So you've got crypto?

This month, I just thought I’d share a bit of information on Cryptosporidium parvum, as I know it can be a confusing bug to get your head around and incredibly difficult to manage once it’s on your property.

Cryptosporidium parvum (often referred to as ‘crypto') is a protozoan parasite, rather than a bacterium (like e.coli or salmonella), meaning it is not readily treated by antibiotics.

Crypto is a common cause of scours in calves aged between four days and one month.

It is shed in the manure of adult cows who don’t show any symptoms of infection themselves. Calves usually become infected when they inadvertently ingest adult cow manure, often during the first 24 hours of life while still on their dam or in the calving paddock.

Once ingested, the protozoa invade the calf’s intestine and multiply, destroying the lining cells of the intestine, preventing nutrient absorption, and causing liquid diarrhoea that can last up to three weeks.

Huge numbers of infective crypto oocysts (eggs) are shed through the faeces of affected calves. To give this context, for each millilitre of manure from an infected animal, there are anywhere between one million to 100 million oocysts.

Immunity to crypto is slow to develop and these oocysts can re-infect that same calf as well as any pen-mates that come into contact with the infected scour.

Oocysts are very hardy in the environment and persist for long periods of time, commonly resulting in infection of the next group of calves entering the shed.

Sheds and pens should be thoroughly scrubbed and cleaned between groups to minimise faecal contamination, but it’s virtually impossible to eradicate crypto completely.

Crypto oocysts thrive in damp and dark environments and exposure to sunlight and drying can reduce infectivity in calf faeces after one to four days.

As calves age, they become less susceptible to infection and disease is less severe if/when they are affected.

Sickness due to Cryptosporidium in calves can be very high — affecting the majority of calves in the group, but death rates are usually low with good nursing (unless super-infection occurs due to repeated re-infection in the same animal or other pathogens are involved at the same time).

Where uncomplicated crypto infection occurs, the greatest losses generally aren’t usually from dying calves, but rather from losses associated with poor growth rates as the intestines take some weeks to repair.

The ongoing scour can result in dehydration, which if not addressed, can prove fatal. However, most calves with crypto as the only pathogen can be maintained with oral electrolytes during recovery.

Crypto is readily diagnosed using a faecal sample and a rapid test-kit in the field. Post-mortem samples and faecal floats can also be used if required.

Management of affected animals is mostly focused on fluid therapy and nutritional support — oral electrolytes or intravenous fluids in extreme cases, and milk feeds.

Antibiotics may be helpful if facing concurrent or secondary bacterial infections but are not considered the mainstay of treatment for straightforward crypto cases. There is no vaccine for crypto.

With crypto, it’s all about prevention and management.

Halocur can help prevent outbreaks by reducing replication of the parasite, thereby reducing the amount of oocysts shed into the environment. Halocur can help reduce the severity of diarrhoea in already-infected calves, however it should be used in consultation with your vet as it can be detrimental in dehydrated animals.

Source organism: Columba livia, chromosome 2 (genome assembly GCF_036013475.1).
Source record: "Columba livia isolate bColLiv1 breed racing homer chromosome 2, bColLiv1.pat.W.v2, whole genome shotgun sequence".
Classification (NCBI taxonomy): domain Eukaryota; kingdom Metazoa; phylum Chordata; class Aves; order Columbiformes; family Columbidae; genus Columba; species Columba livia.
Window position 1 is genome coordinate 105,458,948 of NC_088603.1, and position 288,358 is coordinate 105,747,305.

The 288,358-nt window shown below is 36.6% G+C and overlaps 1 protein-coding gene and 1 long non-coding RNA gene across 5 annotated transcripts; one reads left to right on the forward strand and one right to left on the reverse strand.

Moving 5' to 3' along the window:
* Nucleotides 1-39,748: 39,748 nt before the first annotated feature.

At the same time, the calf will be developing its own immune response to the parasite, so re-infection should be less of a problem after the Halocur course has finished.

Halocur administration is oral via a special applicator or syringe for accurate dosing, and usually starts on the first day of life (or as soon as the calves enter your property) and continues for seven days.

It’s important to remember that Halocur is far more effective as a preventative in newborn calves.

Aside from prevention and good nursing, management changes when faced with a crypto outbreak on your farm can include:

● All in/all out calf rearing. Avoiding mixed age groups and avoiding overstocking pens.

● Daily cleaning of calf tubers and calf feeders, or having dedicated feeders for each calf pen.

● Clean, ad lib fresh water (crypto loves water!).

● Cleaning and disinfecting calf pens between groups with an ammonium-based formula, ensuring all faecal material in pens is scrubbed clean.

● Increasing frequency of pick-ups from the calving paddock, or rotating calving paddocks.

● Fencing off crypto ‘breeding sites’ such as dark, damp areas under trees.

● Daily cleaning of calf trailers.

● Isolation of sick animals in a ‘hospital pen’ that is completely separate or walled-off from contact with other unaffected calves.

● Ensuring good colostrum management.

● Strategic use of the preventative Halocur.

Importantly, crypto is transferrable from cattle to humans.

I can personally vouch for its unpleasantness, and would recommend anyone working with sick calves practise strict personal hygiene.

Children, pregnant women and the sick or elderly should take extra care.

The author has no affiliations (financial or otherwise) with MSD Animal Health.

Lucy Collins is completing her Dairy Residency with The University of Melbourne. She works as an on-farm veterinarian for Apiam Animal Health, and alongside her partner on his family’s dairy farm in south-west Victoria. She is a 2021 Nuffield Scholar supported by Gardiner Dairy Foundation.